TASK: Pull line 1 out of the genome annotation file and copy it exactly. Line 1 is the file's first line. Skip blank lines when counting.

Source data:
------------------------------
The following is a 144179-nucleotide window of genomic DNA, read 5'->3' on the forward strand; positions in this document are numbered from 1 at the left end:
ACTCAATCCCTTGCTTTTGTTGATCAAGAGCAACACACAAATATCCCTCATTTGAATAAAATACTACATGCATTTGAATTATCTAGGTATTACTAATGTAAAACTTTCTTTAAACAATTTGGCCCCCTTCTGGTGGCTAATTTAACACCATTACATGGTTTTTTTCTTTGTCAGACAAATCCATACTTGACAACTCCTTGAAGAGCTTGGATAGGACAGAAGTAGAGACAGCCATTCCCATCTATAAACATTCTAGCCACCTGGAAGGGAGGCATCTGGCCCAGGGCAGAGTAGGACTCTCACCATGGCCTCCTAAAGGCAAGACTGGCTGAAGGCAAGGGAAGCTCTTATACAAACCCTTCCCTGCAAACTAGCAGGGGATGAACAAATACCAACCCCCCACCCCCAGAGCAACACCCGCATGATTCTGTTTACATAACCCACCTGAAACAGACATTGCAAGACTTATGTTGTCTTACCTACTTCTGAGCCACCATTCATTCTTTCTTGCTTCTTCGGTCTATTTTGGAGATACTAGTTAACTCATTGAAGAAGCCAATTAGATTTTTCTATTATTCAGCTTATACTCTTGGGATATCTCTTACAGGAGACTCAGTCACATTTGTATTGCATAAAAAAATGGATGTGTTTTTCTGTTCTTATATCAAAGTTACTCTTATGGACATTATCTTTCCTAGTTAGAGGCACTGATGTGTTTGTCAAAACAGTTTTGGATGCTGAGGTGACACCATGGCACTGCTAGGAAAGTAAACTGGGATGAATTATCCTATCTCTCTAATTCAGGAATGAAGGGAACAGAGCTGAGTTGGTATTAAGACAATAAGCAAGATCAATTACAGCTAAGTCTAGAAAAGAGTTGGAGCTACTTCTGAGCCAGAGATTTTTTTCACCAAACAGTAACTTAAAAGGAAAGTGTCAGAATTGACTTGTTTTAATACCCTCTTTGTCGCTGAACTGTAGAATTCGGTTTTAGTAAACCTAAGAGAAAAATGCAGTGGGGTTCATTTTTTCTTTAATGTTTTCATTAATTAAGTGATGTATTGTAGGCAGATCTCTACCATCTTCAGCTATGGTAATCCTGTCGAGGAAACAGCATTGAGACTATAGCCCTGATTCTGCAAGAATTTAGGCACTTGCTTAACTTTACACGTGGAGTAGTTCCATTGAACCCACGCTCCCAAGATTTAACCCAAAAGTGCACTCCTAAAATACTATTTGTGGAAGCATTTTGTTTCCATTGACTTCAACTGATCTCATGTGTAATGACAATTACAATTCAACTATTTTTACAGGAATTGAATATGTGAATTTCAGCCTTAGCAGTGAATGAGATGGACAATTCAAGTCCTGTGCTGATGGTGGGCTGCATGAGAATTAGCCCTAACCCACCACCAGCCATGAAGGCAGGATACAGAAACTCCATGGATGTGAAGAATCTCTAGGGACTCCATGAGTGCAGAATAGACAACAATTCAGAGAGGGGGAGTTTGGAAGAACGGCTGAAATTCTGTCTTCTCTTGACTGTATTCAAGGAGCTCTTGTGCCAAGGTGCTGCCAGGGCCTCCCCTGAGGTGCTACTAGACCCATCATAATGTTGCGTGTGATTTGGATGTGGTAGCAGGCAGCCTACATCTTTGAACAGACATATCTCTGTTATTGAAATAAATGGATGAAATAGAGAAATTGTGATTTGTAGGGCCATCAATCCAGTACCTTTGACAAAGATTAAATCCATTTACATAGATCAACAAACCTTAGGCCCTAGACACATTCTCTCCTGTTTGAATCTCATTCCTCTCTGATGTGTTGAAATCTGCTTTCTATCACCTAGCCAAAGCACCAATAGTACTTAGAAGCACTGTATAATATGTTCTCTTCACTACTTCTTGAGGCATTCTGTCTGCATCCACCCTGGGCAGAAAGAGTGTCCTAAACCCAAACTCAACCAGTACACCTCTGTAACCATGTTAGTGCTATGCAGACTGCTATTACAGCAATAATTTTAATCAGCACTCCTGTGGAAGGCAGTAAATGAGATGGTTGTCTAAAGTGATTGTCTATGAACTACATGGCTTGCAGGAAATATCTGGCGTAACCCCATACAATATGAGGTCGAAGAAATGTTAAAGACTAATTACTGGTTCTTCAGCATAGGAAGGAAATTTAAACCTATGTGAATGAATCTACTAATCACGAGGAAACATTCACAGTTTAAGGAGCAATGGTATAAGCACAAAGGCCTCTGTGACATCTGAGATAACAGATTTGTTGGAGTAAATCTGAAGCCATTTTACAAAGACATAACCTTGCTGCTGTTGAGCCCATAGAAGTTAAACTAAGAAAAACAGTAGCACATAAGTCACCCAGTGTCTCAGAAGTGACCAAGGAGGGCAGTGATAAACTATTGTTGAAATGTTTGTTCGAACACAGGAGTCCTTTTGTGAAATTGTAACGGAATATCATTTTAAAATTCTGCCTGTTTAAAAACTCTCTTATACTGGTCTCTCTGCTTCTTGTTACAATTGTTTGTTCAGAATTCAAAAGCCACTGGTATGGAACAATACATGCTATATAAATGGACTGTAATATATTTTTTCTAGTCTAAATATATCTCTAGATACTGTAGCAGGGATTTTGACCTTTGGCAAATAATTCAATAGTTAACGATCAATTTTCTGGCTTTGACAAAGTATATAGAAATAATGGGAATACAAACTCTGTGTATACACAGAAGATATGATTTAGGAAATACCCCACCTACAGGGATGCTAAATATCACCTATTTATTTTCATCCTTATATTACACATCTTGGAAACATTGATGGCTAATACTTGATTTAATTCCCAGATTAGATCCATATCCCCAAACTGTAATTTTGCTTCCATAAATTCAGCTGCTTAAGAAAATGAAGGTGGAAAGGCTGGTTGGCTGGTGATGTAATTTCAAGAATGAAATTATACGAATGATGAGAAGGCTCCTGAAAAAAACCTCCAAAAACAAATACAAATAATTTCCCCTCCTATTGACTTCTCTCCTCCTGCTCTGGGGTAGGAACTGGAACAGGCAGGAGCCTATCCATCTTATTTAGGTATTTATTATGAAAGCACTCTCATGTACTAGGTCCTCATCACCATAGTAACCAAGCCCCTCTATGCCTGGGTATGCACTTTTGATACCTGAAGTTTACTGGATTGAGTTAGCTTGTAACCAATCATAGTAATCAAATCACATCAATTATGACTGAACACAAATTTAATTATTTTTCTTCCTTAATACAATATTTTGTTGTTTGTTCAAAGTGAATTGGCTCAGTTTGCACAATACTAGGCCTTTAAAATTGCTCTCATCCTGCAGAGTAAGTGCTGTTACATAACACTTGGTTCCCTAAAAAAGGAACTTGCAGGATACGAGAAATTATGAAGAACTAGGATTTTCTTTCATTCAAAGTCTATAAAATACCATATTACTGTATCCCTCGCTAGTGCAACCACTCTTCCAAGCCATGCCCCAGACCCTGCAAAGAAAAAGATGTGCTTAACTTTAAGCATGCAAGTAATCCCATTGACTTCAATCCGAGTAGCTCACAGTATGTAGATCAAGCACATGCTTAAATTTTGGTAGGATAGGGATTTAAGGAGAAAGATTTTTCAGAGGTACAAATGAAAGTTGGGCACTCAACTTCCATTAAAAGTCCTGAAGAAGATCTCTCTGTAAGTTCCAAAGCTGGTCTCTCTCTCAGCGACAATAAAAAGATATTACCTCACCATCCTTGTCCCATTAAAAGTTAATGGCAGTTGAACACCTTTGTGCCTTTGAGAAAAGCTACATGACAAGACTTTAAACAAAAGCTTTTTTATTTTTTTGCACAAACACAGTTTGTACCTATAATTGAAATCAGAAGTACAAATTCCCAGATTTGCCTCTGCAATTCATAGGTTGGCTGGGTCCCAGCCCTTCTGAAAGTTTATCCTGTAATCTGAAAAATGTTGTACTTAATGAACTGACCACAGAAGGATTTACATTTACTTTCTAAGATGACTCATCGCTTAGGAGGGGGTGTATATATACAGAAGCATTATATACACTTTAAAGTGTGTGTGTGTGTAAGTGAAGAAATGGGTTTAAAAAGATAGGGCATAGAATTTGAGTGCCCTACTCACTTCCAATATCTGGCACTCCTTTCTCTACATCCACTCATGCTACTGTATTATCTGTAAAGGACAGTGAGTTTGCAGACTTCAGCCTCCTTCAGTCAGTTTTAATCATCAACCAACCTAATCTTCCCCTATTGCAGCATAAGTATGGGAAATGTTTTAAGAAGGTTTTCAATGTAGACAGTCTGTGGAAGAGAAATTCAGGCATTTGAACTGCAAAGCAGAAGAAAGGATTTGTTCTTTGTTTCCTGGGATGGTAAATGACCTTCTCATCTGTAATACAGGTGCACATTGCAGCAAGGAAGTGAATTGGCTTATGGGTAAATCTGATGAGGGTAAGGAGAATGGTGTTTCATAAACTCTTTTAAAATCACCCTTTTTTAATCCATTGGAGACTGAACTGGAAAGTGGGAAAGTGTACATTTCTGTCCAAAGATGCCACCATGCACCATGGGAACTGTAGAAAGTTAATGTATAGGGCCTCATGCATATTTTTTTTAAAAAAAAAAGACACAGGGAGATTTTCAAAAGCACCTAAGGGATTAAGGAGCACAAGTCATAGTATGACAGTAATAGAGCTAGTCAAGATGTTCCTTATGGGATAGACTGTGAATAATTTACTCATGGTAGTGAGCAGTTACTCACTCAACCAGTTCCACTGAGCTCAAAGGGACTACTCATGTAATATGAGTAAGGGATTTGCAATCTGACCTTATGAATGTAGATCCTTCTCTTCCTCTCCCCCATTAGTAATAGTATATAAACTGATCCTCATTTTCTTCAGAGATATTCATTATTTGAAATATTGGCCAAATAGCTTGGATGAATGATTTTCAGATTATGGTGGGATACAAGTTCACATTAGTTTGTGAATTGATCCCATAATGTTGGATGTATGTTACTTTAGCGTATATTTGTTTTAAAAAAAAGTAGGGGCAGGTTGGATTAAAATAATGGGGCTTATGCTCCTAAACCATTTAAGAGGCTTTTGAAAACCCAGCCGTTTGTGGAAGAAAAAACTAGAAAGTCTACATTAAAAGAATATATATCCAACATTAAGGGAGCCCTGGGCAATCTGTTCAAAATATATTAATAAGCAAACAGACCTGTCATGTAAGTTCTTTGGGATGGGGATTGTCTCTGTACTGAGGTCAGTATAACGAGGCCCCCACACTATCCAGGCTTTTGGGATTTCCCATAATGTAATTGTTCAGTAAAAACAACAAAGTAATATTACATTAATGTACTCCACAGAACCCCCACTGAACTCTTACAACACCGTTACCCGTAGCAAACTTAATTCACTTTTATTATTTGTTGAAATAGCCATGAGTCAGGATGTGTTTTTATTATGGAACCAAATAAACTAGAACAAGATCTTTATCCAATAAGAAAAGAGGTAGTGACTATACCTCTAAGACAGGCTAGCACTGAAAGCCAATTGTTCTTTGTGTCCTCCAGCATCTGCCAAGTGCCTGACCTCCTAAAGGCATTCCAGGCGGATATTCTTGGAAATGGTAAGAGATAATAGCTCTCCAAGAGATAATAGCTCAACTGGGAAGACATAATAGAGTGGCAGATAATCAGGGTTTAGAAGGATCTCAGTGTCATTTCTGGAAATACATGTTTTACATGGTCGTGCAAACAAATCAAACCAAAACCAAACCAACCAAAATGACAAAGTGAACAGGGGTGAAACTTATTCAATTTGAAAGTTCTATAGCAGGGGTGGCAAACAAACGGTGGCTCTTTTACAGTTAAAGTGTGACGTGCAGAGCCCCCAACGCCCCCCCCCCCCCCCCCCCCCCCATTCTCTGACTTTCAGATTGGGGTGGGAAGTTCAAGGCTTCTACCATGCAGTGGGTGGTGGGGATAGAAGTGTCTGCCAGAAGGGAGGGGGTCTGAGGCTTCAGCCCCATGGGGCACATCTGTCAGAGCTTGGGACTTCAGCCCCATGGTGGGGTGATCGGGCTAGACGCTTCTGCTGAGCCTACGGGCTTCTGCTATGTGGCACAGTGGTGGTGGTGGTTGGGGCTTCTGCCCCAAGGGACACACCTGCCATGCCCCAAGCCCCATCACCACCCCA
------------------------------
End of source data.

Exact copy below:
The following is a 144179-nucleotide window of genomic DNA, read 5'->3' on the forward strand; positions in this document are numbered from 1 at the left end: